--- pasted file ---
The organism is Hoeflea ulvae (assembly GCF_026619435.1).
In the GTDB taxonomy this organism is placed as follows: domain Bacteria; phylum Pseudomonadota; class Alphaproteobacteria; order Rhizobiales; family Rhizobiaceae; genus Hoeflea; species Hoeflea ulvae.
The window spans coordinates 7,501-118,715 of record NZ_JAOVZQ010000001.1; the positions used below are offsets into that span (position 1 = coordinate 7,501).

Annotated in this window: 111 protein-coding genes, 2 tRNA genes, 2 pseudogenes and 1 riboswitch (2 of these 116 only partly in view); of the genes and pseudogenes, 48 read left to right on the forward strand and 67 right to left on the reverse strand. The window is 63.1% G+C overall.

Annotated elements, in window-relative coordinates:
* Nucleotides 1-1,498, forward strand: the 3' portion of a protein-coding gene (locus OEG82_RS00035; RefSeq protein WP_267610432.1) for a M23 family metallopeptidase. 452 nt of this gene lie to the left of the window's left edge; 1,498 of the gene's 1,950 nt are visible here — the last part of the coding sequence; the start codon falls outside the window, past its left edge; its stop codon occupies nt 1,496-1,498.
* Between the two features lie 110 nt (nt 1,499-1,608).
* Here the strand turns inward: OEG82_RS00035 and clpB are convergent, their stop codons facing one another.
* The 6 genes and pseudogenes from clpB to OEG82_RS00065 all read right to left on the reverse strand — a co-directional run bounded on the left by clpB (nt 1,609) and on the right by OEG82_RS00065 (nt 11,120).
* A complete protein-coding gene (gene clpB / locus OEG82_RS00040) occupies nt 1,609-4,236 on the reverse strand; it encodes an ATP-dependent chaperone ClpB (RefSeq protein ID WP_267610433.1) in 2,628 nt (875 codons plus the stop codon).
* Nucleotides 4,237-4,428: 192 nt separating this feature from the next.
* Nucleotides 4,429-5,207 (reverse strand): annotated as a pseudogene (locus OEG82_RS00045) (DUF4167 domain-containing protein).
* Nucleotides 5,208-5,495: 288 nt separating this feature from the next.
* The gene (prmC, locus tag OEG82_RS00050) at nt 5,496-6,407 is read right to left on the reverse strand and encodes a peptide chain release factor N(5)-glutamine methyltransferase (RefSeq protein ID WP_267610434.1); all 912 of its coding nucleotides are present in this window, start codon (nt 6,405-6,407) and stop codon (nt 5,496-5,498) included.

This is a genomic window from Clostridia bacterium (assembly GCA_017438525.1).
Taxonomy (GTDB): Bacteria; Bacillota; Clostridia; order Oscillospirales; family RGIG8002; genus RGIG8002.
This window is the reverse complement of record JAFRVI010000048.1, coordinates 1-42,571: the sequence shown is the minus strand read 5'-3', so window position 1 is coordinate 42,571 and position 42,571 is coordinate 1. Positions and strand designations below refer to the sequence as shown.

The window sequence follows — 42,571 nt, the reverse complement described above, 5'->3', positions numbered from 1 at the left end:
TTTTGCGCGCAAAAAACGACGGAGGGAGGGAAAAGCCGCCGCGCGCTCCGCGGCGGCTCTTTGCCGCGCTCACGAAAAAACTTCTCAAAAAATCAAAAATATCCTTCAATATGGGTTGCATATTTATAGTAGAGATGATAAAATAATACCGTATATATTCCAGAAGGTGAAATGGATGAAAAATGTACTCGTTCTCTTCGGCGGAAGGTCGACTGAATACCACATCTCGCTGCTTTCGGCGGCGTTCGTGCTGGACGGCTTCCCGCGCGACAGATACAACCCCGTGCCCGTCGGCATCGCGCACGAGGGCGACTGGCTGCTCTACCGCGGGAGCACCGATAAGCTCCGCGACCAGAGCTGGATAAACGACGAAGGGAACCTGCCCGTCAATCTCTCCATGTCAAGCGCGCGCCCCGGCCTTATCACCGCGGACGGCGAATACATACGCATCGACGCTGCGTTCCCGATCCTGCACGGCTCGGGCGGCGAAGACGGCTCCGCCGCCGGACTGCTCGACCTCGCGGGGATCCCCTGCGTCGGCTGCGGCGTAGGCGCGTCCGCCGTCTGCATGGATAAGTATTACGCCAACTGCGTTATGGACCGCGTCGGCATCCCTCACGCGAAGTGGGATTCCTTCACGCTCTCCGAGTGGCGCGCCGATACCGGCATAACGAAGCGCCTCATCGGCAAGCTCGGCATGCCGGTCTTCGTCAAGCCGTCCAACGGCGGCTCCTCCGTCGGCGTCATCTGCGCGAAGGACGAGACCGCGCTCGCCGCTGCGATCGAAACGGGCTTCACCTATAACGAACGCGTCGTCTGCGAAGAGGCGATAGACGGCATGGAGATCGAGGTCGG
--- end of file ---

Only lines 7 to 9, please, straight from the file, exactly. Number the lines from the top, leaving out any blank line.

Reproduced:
* Between the two features lie 110 nt (nt 1,499-1,608).
* Here the strand turns inward: OEG82_RS00035 and clpB are convergent, their stop codons facing one another.
* The 6 genes and pseudogenes from clpB to OEG82_RS00065 all read right to left on the reverse strand — a co-directional run bounded on the left by clpB (nt 1,609) and on the right by OEG82_RS00065 (nt 11,120).